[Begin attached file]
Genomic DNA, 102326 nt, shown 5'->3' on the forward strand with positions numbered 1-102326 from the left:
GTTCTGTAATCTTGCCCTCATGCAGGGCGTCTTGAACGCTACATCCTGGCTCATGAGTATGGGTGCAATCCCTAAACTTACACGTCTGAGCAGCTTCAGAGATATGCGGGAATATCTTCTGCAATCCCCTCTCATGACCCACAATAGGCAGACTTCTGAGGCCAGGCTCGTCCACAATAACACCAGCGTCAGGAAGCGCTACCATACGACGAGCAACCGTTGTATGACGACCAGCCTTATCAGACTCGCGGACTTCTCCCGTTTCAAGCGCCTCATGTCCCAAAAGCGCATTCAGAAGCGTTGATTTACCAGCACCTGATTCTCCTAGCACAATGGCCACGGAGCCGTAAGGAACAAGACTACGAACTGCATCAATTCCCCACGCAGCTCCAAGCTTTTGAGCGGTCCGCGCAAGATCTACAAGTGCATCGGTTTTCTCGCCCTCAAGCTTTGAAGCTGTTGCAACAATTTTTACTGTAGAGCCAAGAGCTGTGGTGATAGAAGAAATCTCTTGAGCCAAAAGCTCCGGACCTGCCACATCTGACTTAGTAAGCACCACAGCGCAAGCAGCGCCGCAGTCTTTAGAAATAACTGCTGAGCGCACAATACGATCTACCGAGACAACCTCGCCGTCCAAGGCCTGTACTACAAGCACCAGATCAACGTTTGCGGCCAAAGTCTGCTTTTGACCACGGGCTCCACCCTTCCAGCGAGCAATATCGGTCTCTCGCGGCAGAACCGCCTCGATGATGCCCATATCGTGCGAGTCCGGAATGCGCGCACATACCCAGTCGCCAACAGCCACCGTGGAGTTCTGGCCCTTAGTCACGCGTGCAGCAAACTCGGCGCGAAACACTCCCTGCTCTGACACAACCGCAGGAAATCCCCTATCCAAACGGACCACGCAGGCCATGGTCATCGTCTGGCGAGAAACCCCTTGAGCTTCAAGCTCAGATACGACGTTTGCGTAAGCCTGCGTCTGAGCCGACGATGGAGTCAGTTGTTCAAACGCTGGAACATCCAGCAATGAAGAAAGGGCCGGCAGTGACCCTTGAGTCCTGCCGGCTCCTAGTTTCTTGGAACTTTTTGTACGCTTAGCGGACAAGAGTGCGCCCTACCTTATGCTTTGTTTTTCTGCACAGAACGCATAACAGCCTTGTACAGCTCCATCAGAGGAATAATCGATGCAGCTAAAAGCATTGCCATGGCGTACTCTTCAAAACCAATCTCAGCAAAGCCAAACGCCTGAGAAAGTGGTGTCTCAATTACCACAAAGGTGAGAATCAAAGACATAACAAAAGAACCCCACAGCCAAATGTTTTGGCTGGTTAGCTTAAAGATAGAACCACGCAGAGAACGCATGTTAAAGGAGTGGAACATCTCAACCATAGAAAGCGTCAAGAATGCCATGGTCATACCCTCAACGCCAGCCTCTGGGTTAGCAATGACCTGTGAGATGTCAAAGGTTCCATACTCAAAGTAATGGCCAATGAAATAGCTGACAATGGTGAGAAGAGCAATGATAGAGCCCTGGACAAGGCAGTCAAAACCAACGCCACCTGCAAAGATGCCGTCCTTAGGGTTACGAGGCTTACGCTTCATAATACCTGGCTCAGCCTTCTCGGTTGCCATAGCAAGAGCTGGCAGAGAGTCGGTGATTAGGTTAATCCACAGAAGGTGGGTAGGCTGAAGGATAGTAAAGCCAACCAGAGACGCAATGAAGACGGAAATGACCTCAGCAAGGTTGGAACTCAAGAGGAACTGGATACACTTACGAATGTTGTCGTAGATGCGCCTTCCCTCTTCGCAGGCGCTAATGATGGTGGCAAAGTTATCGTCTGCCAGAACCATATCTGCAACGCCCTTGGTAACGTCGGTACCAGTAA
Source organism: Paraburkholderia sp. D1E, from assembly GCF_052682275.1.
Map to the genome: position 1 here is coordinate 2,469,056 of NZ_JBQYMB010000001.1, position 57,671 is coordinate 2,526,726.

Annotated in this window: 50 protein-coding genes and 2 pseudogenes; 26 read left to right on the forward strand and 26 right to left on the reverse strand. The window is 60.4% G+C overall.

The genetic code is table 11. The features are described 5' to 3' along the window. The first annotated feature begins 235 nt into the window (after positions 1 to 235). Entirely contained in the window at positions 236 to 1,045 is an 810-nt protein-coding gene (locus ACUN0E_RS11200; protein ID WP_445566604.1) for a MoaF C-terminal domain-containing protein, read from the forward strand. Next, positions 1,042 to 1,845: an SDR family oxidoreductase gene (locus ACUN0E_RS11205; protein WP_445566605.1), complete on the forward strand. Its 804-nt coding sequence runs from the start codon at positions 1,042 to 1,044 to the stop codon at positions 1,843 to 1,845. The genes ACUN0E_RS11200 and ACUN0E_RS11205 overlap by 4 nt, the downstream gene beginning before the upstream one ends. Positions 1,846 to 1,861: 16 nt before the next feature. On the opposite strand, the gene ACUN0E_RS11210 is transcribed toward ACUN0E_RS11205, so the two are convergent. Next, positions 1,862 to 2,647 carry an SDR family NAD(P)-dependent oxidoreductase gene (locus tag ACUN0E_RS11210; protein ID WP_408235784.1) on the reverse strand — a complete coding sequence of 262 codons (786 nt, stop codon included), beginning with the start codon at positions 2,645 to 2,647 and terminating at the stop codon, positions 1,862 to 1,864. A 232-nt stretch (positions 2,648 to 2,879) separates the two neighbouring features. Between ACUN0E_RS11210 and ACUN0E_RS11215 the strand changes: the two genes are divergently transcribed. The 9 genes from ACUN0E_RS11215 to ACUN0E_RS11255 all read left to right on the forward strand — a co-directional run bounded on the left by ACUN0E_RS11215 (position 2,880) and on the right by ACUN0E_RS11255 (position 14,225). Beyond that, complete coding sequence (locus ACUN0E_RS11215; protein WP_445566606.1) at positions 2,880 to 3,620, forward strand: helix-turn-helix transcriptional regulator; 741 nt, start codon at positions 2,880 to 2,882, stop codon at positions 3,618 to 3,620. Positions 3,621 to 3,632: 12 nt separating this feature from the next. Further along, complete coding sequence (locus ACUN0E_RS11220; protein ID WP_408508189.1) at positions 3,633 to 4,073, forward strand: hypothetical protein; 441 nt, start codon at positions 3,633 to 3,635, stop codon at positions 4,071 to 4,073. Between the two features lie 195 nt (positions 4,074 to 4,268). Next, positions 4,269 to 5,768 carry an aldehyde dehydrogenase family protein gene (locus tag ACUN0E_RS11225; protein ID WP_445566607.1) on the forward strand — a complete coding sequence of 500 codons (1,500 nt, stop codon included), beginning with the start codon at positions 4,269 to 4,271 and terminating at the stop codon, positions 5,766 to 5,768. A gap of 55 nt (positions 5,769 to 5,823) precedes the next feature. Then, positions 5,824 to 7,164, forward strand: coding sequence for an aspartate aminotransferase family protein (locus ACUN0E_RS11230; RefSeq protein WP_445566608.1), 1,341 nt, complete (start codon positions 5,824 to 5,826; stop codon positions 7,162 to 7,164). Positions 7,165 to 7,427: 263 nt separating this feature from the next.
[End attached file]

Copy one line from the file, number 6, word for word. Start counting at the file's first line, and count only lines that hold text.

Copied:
The genetic code is table 11. The features are described 5' to 3' along the window. The first annotated feature begins 235 nt into the window (after positions 1 to 235). Entirely contained in the window at positions 236 to 1,045 is an 810-nt protein-coding gene (locus ACUN0E_RS11200; protein ID WP_445566604.1) for a MoaF C-terminal domain-containing protein, read from the forward strand. Next, positions 1,042 to 1,845: an SDR family oxidoreductase gene (locus ACUN0E_RS11205; protein WP_445566605.1), complete on the forward strand. Its 804-nt coding sequence runs from the start codon at positions 1,042 to 1,044 to the stop codon at positions 1,843 to 1,845. The genes ACUN0E_RS11200 and ACUN0E_RS11205 overlap by 4 nt, the downstream gene beginning before the upstream one ends. Positions 1,846 to 1,861: 16 nt before the next feature. On the opposite strand, the gene ACUN0E_RS11210 is transcribed toward ACUN0E_RS11205, so the two are convergent. Next, positions 1,862 to 2,647 carry an SDR family NAD(P)-dependent oxidoreductase gene (locus tag ACUN0E_RS11210; protein ID WP_408235784.1) on the reverse strand — a complete coding sequence of 262 codons (786 nt, stop codon included), beginning with the start codon at positions 2,645 to 2,647 and terminating at the stop codon, positions 1,862 to 1,864. A 232-nt stretch (positions 2,648 to 2,879) separates the two neighbouring features. Between ACUN0E_RS11210 and ACUN0E_RS11215 the strand changes: the two genes are divergently transcribed. The 9 genes from ACUN0E_RS11215 to ACUN0E_RS11255 all read left to right on the forward strand — a co-directional run bounded on the left by ACUN0E_RS11215 (position 2,880) and on the right by ACUN0E_RS11255 (position 14,225). Beyond that, complete coding sequence (locus ACUN0E_RS11215; protein WP_445566606.1) at positions 2,880 to 3,620, forward strand: helix-turn-helix transcriptional regulator; 741 nt, start codon at positions 2,880 to 2,882, stop codon at positions 3,618 to 3,620. Positions 3,621 to 3,632: 12 nt separating this feature from the next. Further along, complete coding sequence (locus ACUN0E_RS11220; protein ID WP_408508189.1) at positions 3,633 to 4,073, forward strand: hypothetical protein; 441 nt, start codon at positions 3,633 to 3,635, stop codon at positions 4,071 to 4,073. Between the two features lie 195 nt (positions 4,074 to 4,268). Next, positions 4,269 to 5,768 carry an aldehyde dehydrogenase family protein gene (locus tag ACUN0E_RS11225; protein ID WP_445566607.1) on the forward strand — a complete coding sequence of 500 codons (1,500 nt, stop codon included), beginning with the start codon at positions 4,269 to 4,271 and terminating at the stop codon, positions 5,766 to 5,768. A gap of 55 nt (positions 5,769 to 5,823) precedes the next feature. Then, positions 5,824 to 7,164, forward strand: coding sequence for an aspartate aminotransferase family protein (locus ACUN0E_RS11230; RefSeq protein WP_445566608.1), 1,341 nt, complete (start codon positions 5,824 to 5,826; stop codon positions 7,162 to 7,164). Positions 7,165 to 7,427: 263 nt separating this feature from the next.